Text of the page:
Did you know that the Northern Territory Government does not charge irrigators for water? ECNT featured in this Guardian article about the largest ever water licence application in the Northern Territory, and how we are squandering our most valuable resource.
2019/2020 Annual Report
We held out AGM on 17 November, and our two Directors as well as the Cotton Kills Rivers campaigner Jason Fowler presented on the year ahead, and the 2021 theme of Water.
Take a read of our 2019/2020 Annual Report on our website.
And welcome to our incoming Management Committee, with some new members. The 2020 2021 Management Committee members include Deborah Hall, Robby McKenzie, Lisa Howat, Louise Harrison, Dominic Nicholls, Michael Fonda, Grusha Leeman, Dave Liddle and Georgie McGee.
Help us reach our 2020 fundraising goal... by buying an xmas card
Gift to your loved ones purposefully this holiday season by purchasing a set of cards from the Environment Centre NT.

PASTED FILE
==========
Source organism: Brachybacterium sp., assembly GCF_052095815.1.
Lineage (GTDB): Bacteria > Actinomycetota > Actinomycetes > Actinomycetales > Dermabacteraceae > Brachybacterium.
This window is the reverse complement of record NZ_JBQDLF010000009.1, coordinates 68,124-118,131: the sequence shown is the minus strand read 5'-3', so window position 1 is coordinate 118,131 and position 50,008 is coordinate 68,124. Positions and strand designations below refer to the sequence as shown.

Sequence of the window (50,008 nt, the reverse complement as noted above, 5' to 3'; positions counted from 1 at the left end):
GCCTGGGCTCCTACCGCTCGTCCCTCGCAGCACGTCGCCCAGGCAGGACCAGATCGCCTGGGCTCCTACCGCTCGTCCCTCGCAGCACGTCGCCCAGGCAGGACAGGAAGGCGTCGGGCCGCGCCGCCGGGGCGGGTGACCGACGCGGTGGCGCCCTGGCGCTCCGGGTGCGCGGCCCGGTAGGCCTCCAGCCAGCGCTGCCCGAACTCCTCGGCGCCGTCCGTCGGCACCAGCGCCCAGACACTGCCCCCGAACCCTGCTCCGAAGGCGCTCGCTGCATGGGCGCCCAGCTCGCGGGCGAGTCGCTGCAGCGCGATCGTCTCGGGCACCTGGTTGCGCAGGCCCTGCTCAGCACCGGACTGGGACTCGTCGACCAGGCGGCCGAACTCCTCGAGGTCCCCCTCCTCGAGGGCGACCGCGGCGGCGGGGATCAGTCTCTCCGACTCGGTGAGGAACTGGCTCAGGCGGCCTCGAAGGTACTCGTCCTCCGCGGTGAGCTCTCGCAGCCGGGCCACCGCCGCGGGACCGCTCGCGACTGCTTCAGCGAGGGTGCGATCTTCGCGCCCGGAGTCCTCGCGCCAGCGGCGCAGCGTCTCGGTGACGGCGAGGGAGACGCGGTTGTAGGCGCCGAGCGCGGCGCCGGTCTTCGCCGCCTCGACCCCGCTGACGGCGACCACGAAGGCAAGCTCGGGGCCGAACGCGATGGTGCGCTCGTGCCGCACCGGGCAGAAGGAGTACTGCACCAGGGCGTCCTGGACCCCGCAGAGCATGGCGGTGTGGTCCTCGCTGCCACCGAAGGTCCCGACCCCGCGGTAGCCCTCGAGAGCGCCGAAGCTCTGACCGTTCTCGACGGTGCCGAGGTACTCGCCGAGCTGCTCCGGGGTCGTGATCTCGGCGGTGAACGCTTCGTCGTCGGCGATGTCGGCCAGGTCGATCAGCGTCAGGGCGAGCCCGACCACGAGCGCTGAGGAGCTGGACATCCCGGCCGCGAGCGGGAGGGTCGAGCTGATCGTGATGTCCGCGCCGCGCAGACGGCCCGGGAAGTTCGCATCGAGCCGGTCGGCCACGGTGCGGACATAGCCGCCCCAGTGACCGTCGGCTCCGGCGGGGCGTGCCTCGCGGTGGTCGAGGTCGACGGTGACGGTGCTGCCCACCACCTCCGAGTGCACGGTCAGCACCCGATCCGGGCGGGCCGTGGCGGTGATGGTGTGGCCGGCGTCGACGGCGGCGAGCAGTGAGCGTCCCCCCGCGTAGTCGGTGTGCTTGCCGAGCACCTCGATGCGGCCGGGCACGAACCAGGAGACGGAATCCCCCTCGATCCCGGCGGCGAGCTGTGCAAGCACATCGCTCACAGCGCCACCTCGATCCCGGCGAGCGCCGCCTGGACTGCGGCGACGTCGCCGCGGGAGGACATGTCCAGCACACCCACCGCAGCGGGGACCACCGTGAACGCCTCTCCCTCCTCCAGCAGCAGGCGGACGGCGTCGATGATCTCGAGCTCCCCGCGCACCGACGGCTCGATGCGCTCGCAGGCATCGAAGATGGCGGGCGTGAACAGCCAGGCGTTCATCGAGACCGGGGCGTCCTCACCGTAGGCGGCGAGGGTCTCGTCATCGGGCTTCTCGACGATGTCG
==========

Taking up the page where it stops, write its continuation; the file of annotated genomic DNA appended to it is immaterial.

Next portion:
Both the hard copy cards and the e-cards, as well as donation certificates are tax-deductible and help us reach our 2020 fundraising goal.
Seabed Mining in the Top End
In March 2021 the NT Government will decide on whether to extend or lift the Moratorium on seabed mining, or to ban it permanently. If allowed, seabed mining would devastate the Top End’s unique coasts and seas, culture, livelihoods, and fishing lifestyle.
There was a huge community response to the NT Environmental Protection Agency (NTEPA) submission process. You can see the KTECH submission here. The Territory community wants their coastal backyard protected from destructive seabed mining.